Blood Donor Infographic
According to the World Health Organization, nearly 50 percent of the 108 million people who donate blood globally each year are collected in high-income countries that make up less than 20 percent of the world’s population. This means that patients in many areas are not receiving blood transfusions in time. Or get safe blood. In fact, besides saving people’s lives, blood donation also has many benefits to one’s health. Therefore, donating blood regularly is an altruistic act.
“Your blood is replaceable. A life is not.”
What Are the Benefits of Regular Blood Donation?
- Better blood flow – According to a study in the American Journal of General Medicine, 88 percent of blood donors are less likely to have cardiovascular disease. Repeated donations help blood flow more smoothly, reduce damage to the lining of blood vessels and reduce the chance of cardiovascular problems.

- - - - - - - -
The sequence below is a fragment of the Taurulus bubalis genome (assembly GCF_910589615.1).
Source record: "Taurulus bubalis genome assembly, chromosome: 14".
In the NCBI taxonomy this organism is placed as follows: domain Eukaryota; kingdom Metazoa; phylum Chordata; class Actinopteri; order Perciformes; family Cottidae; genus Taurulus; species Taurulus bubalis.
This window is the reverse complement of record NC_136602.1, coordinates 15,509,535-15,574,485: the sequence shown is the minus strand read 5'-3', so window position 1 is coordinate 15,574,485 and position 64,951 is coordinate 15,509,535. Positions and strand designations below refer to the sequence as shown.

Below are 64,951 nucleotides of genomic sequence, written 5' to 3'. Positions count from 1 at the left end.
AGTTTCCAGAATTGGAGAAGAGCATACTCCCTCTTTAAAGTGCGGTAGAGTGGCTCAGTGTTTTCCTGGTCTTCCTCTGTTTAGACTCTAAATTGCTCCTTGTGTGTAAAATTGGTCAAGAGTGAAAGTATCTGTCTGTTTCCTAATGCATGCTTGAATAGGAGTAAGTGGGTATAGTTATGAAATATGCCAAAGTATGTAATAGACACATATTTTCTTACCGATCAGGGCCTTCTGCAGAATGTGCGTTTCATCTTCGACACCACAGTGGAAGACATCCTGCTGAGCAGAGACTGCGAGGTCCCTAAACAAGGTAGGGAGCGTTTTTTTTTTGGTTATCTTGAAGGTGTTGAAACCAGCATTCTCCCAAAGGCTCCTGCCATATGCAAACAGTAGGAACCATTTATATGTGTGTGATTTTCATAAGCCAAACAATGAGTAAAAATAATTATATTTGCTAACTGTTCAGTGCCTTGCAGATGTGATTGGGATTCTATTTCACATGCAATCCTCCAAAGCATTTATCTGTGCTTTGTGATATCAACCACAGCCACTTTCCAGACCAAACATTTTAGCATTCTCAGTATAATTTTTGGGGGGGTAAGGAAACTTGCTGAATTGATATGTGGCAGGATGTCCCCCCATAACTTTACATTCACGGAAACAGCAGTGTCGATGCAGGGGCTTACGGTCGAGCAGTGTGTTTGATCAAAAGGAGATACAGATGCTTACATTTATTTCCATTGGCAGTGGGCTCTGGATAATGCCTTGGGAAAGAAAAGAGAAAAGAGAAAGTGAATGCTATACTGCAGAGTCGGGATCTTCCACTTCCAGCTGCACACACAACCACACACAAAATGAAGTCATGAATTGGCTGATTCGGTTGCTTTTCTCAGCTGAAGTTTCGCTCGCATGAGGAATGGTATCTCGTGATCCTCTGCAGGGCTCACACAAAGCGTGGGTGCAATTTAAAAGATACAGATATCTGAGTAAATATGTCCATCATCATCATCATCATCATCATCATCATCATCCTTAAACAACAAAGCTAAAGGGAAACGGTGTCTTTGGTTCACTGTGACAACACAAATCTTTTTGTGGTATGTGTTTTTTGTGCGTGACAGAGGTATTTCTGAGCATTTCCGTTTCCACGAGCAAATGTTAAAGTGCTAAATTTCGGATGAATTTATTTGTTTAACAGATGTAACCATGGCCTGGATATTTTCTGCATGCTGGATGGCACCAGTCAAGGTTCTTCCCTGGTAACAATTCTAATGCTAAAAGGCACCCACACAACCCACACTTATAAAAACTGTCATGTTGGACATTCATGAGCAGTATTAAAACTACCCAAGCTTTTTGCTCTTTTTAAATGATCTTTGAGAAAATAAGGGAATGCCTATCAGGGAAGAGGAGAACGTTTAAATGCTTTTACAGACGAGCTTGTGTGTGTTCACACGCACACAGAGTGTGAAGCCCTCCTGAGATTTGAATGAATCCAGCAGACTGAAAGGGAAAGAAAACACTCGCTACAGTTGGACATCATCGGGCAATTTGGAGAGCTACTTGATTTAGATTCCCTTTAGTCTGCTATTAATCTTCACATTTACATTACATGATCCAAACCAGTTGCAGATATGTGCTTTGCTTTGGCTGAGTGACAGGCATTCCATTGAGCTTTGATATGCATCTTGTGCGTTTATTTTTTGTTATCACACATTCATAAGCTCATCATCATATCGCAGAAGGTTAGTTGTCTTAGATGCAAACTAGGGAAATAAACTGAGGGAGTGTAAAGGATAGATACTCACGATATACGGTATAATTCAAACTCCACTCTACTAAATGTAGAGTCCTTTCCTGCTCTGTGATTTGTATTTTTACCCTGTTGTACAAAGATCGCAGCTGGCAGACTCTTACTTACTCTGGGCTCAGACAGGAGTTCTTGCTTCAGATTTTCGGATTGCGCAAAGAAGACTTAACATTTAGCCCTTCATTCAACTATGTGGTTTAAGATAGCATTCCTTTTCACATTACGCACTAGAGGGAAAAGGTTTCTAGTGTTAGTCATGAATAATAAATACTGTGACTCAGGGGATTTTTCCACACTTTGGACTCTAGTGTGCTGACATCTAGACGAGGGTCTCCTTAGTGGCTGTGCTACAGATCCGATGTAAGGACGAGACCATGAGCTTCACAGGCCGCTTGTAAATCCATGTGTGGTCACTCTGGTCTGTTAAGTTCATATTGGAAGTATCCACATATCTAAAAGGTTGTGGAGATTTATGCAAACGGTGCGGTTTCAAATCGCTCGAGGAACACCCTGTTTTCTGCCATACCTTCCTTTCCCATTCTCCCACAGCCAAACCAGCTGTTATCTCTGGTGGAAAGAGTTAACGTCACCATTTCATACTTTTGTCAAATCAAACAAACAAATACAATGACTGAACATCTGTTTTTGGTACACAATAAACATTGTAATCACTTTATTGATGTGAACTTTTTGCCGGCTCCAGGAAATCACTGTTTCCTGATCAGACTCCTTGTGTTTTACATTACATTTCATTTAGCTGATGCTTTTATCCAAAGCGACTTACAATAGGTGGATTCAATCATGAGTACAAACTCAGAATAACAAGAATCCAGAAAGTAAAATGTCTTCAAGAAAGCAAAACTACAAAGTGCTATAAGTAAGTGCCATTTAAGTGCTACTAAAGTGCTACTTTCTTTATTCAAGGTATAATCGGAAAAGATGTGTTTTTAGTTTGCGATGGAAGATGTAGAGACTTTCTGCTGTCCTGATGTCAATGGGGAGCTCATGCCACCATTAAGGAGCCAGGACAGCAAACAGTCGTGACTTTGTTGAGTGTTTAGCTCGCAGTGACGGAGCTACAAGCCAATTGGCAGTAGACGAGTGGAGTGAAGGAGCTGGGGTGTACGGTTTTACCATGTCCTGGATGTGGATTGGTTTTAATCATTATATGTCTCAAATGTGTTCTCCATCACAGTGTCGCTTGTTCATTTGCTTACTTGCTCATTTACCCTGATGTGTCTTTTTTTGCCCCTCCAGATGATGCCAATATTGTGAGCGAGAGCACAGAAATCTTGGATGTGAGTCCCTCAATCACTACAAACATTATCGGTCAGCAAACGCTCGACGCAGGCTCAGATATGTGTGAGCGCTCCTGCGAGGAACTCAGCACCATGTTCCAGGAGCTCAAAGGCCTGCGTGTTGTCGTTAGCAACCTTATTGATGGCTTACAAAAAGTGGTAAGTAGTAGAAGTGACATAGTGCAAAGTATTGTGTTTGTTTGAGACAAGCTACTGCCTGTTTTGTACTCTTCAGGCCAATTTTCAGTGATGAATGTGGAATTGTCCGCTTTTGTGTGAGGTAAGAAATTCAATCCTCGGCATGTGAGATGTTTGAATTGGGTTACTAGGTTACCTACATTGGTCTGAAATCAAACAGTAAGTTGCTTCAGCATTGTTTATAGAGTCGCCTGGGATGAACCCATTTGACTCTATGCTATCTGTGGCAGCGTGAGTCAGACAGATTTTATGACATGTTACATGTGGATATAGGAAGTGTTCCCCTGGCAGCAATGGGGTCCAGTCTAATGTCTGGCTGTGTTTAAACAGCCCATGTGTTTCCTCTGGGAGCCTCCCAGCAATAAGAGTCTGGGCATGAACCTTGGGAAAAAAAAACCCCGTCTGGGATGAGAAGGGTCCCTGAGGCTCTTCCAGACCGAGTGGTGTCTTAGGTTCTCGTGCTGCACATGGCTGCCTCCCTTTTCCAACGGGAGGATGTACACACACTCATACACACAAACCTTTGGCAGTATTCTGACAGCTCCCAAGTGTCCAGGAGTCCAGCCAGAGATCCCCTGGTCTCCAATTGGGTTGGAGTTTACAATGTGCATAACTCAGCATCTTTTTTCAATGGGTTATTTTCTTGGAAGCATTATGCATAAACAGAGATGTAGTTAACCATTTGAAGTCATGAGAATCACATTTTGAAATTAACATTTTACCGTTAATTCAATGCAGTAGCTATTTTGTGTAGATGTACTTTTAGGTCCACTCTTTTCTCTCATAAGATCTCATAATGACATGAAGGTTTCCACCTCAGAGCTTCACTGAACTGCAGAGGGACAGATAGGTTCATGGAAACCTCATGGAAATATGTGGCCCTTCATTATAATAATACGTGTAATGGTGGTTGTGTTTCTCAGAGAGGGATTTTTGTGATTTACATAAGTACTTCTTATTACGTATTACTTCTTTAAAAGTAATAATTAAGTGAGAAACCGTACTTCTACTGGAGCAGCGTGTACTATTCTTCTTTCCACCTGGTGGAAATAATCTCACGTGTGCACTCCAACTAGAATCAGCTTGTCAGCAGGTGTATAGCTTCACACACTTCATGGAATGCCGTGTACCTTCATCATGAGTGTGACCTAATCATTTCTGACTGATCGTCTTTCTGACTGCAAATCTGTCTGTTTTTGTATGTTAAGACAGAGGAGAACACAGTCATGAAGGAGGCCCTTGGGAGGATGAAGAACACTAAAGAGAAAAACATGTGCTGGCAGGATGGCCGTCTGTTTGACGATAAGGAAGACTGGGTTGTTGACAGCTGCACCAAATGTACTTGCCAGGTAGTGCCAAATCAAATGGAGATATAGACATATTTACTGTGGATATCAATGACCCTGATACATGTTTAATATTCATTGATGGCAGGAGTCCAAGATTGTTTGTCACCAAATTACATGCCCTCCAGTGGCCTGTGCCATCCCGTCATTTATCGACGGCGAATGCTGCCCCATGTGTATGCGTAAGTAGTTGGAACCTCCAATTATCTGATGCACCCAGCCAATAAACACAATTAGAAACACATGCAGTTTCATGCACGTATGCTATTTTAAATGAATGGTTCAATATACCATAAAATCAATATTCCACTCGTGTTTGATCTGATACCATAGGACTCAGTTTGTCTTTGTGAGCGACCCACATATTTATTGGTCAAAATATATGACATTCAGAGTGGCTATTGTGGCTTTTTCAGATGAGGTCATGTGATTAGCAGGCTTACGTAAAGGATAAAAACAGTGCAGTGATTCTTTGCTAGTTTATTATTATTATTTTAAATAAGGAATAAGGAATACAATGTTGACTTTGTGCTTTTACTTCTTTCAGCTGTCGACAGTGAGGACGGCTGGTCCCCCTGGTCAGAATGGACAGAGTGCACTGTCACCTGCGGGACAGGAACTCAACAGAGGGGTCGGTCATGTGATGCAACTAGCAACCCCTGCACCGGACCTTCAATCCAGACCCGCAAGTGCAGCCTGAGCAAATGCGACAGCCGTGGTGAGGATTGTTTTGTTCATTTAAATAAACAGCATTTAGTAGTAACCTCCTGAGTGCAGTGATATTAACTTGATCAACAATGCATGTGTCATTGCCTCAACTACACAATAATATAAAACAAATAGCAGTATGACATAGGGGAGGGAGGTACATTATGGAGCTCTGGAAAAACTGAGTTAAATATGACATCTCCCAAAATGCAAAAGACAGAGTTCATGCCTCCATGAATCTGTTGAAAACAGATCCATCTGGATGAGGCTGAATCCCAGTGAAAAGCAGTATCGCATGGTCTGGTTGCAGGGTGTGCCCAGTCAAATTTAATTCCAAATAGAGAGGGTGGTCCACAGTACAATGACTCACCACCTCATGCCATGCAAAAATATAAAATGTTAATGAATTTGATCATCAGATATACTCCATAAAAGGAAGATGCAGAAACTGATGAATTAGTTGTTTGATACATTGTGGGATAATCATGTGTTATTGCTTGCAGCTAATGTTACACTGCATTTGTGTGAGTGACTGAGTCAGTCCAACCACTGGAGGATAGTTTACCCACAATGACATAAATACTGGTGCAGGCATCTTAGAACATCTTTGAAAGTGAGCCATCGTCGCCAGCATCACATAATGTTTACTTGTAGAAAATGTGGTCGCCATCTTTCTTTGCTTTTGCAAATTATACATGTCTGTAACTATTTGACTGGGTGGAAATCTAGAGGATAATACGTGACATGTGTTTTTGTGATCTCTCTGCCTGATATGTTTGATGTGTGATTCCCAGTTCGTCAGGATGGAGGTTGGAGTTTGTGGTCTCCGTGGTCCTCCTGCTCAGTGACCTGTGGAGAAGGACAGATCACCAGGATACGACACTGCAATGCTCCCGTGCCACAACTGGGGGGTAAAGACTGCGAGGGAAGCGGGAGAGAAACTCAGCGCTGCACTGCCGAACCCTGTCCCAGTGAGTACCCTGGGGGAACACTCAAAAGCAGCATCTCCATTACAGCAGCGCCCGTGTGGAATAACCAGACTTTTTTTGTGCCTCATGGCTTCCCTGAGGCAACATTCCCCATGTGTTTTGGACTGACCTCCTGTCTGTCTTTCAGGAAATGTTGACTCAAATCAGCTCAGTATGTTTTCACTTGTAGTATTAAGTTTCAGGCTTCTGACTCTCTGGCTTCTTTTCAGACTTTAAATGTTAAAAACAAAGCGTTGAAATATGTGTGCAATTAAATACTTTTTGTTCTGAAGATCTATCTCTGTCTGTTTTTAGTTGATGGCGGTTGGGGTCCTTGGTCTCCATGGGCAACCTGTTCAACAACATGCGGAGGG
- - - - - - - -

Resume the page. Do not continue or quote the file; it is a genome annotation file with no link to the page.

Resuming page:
- Minor health check – Before donating blood, you must first take your temperature, pulse, blood pressure and hemoglobin level. Then take the collected blood and test it for 13 different infectious diseases, including type B and type C. If the test results are positive, such as hepatitis or AIDS, you will be informed immediately.
- Boosts metabolism – Donating blood can boost your metabolism. Because red blood cells have a life cycle of 120 days, both old and new blood are pumped out on average. Thus, the proportion of new blood in your body increases. The younger blood cells flow faster and cover less of the blood vessel walls, which are healthier.
- Maintain your iron balance – a healthy adult has about 5 grams of iron. When you donate a unit of blood, you lose about a quarter of a gram of iron. However, the iron lost from blood donation can be replenished daily.